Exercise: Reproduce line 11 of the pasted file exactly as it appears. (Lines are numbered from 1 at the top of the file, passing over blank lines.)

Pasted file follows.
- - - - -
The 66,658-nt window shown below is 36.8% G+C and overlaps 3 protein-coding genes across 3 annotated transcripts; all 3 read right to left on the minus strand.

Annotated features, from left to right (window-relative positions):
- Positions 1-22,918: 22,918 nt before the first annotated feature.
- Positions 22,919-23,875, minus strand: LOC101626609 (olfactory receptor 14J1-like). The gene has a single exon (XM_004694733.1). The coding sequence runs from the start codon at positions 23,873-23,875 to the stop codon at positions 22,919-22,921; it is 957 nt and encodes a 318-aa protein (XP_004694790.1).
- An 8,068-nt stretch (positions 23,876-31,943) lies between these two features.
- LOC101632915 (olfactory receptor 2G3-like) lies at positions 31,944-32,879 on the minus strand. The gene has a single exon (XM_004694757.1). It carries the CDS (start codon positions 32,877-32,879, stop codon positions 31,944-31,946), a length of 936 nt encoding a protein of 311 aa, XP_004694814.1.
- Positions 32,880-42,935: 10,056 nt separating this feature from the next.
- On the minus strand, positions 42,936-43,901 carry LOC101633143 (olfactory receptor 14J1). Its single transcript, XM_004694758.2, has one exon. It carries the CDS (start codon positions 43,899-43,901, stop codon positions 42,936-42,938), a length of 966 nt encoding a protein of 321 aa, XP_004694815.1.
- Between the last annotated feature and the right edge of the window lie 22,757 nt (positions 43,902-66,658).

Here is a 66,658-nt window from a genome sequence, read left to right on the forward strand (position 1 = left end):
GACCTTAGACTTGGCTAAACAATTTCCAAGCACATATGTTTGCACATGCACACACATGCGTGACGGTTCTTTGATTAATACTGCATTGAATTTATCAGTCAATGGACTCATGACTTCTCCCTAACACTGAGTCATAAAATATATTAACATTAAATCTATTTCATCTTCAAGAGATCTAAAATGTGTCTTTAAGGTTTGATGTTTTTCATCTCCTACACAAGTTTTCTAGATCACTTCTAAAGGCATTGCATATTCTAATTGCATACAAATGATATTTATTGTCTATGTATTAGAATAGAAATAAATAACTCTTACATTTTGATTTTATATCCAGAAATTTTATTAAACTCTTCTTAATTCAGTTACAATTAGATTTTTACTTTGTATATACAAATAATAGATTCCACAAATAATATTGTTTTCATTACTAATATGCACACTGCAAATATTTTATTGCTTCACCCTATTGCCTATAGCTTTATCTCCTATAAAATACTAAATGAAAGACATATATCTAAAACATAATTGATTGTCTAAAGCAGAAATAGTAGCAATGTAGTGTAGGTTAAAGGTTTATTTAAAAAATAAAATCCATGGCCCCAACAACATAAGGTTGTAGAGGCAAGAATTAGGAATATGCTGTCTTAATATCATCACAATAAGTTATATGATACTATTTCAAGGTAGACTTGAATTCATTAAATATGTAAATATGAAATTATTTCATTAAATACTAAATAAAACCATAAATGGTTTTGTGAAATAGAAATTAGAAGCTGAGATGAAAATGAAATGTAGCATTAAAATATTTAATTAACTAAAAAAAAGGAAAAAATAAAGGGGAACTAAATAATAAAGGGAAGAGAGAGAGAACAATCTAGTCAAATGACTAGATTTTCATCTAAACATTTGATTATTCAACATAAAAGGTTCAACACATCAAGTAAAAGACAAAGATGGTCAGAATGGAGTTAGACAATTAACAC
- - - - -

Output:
GACCTTAGACTTGGCTAAACAATTTCCAAGCACATATGTTTGCACATGCACACACATGCGTGACGGTTCTTTGATTAATACTGCATTGAATTTATCAGTCAATGGACTCATGACTTCTCCCTAACACTGAGTCATAAAATATATTAACATTAAATCTATTTCATCTTCAAGAGATCTAAAATGTGTCTTTAAGGTTTGATGTTTTTCATCTCCTACACAAGTTTTCTAGATCACTTCTAAAGGCATTGCATATTCTAATTGCATACAAATGATATTTATTGTCTATGTATTAGAATAGAAATAAATAACTCTTACATTTTGATTTTATATCCAGAAATTTTATTAAACTCTTCTTAATTCAGTTACAATTAGATTTTTACTTTGTATATACAAATAATAGATTCCACAAATAATATTGTTTTCATTACTAATATGCACACTGCAAATATTTTATTGCTTCACCCTATTGCCTATAGCTTTATCTCCTATAAAATACTAAATGAAAGACATATATCTAAAACATAATTGATTGTCTAAAGCAGAAATAGTAGCAATGTAGTGTAGGTTAAAGGTTTATTTAAAAAATAAAATCCATGGCCCCAACAACATAAGGTTGTAGAGGCAAGAATTAGGAATATGCTGTCTTAATATCATCACAATAAGTTATATGATACTATTTCAAGGTAGACTTGAATTCATTAAATATGTAAATATGAAATTATTTCATTAAATACTAAATAAAACCATAAATGGTTTTGTGAAATAGAAATTAGAAGCTGAGATGAAAATGAAATGTAGCATTAAAATATTTAATTAACTAAAAAAAAGGAAAAAATAAAGGGGAACTAAATAATAAAGGGAAGAGAGAGAGAACAATCTAGTCAAATGACTAGATTTTCATCTAAACATTTGATTATTCAACATAAAAGGTTCAACACATCAAGTAAAAGACAAAGATGGTCAGAATGGAGTTAGACAATTAACAC